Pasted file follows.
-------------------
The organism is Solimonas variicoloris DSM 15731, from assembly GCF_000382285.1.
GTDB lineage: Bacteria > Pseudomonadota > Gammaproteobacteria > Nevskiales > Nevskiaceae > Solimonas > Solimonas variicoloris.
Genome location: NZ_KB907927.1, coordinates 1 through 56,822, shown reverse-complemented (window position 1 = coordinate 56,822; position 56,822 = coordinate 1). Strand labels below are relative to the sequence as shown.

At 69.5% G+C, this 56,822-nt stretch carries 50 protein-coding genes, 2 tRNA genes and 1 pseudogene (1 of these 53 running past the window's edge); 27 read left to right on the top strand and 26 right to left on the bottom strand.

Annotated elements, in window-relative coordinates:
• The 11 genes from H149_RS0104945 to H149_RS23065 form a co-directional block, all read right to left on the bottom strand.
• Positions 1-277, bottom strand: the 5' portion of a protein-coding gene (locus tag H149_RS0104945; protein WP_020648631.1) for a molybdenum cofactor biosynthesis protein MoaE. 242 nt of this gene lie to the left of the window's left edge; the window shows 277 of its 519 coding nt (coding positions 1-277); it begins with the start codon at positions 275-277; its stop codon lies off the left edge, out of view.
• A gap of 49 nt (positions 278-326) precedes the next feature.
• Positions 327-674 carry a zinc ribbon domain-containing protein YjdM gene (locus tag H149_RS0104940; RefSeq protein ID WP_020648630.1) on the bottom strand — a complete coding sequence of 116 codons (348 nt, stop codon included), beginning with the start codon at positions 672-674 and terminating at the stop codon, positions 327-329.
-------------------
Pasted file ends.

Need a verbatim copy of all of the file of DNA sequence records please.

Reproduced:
The organism is Solimonas variicoloris DSM 15731, from assembly GCF_000382285.1.
GTDB lineage: Bacteria > Pseudomonadota > Gammaproteobacteria > Nevskiales > Nevskiaceae > Solimonas > Solimonas variicoloris.
Genome location: NZ_KB907927.1, coordinates 1 through 56,822, shown reverse-complemented (window position 1 = coordinate 56,822; position 56,822 = coordinate 1). Strand labels below are relative to the sequence as shown.

At 69.5% G+C, this 56,822-nt stretch carries 50 protein-coding genes, 2 tRNA genes and 1 pseudogene (1 of these 53 running past the window's edge); 27 read left to right on the top strand and 26 right to left on the bottom strand.

Annotated elements, in window-relative coordinates:
• The 11 genes from H149_RS0104945 to H149_RS23065 form a co-directional block, all read right to left on the bottom strand.
• Positions 1-277, bottom strand: the 5' portion of a protein-coding gene (locus tag H149_RS0104945; protein WP_020648631.1) for a molybdenum cofactor biosynthesis protein MoaE. 242 nt of this gene lie to the left of the window's left edge; the window shows 277 of its 519 coding nt (coding positions 1-277); it begins with the start codon at positions 275-277; its stop codon lies off the left edge, out of view.
• A gap of 49 nt (positions 278-326) precedes the next feature.
• Positions 327-674 carry a zinc ribbon domain-containing protein YjdM gene (locus tag H149_RS0104940; RefSeq protein ID WP_020648630.1) on the bottom strand — a complete coding sequence of 116 codons (348 nt, stop codon included), beginning with the start codon at positions 672-674 and terminating at the stop codon, positions 327-329.